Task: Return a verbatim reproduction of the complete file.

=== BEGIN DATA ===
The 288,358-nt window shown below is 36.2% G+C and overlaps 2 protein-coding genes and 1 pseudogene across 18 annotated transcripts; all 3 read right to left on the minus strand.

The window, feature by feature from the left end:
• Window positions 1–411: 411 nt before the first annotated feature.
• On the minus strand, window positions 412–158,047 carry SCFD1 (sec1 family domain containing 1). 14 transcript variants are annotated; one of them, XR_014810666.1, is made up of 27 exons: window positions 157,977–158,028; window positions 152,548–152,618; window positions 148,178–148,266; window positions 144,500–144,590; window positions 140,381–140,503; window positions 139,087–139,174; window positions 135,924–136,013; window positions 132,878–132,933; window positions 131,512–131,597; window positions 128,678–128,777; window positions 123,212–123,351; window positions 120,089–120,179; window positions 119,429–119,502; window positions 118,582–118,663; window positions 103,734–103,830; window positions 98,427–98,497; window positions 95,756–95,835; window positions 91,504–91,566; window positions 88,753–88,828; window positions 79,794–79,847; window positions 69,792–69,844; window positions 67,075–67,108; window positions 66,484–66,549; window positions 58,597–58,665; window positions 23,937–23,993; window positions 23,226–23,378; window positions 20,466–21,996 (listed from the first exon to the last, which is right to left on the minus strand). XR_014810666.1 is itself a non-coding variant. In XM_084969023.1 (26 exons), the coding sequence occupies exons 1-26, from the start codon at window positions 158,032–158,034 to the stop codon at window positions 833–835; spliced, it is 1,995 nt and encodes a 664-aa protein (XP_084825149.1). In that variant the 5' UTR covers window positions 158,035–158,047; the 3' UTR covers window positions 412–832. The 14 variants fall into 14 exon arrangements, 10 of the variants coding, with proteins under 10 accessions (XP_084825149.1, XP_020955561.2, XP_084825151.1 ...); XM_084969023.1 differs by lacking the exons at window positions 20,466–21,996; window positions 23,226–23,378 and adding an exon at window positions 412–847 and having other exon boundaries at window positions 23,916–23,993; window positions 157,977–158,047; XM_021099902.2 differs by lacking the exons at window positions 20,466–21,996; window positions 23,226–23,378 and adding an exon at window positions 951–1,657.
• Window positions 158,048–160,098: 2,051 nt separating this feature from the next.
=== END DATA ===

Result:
The 288,358-nt window shown below is 36.2% G+C and overlaps 2 protein-coding genes and 1 pseudogene across 18 annotated transcripts; all 3 read right to left on the minus strand.

The window, feature by feature from the left end:
• Window positions 1–411: 411 nt before the first annotated feature.
• On the minus strand, window positions 412–158,047 carry SCFD1 (sec1 family domain containing 1). 14 transcript variants are annotated; one of them, XR_014810666.1, is made up of 27 exons: window positions 157,977–158,028; window positions 152,548–152,618; window positions 148,178–148,266; window positions 144,500–144,590; window positions 140,381–140,503; window positions 139,087–139,174; window positions 135,924–136,013; window positions 132,878–132,933; window positions 131,512–131,597; window positions 128,678–128,777; window positions 123,212–123,351; window positions 120,089–120,179; window positions 119,429–119,502; window positions 118,582–118,663; window positions 103,734–103,830; window positions 98,427–98,497; window positions 95,756–95,835; window positions 91,504–91,566; window positions 88,753–88,828; window positions 79,794–79,847; window positions 69,792–69,844; window positions 67,075–67,108; window positions 66,484–66,549; window positions 58,597–58,665; window positions 23,937–23,993; window positions 23,226–23,378; window positions 20,466–21,996 (listed from the first exon to the last, which is right to left on the minus strand). XR_014810666.1 is itself a non-coding variant. In XM_084969023.1 (26 exons), the coding sequence occupies exons 1-26, from the start codon at window positions 158,032–158,034 to the stop codon at window positions 833–835; spliced, it is 1,995 nt and encodes a 664-aa protein (XP_084825149.1). In that variant the 5' UTR covers window positions 158,035–158,047; the 3' UTR covers window positions 412–832. The 14 variants fall into 14 exon arrangements, 10 of the variants coding, with proteins under 10 accessions (XP_084825149.1, XP_020955561.2, XP_084825151.1 ...); XM_084969023.1 differs by lacking the exons at window positions 20,466–21,996; window positions 23,226–23,378 and adding an exon at window positions 412–847 and having other exon boundaries at window positions 23,916–23,993; window positions 157,977–158,047; XM_021099902.2 differs by lacking the exons at window positions 20,466–21,996; window positions 23,226–23,378 and adding an exon at window positions 951–1,657.
• Window positions 158,048–160,098: 2,051 nt separating this feature from the next.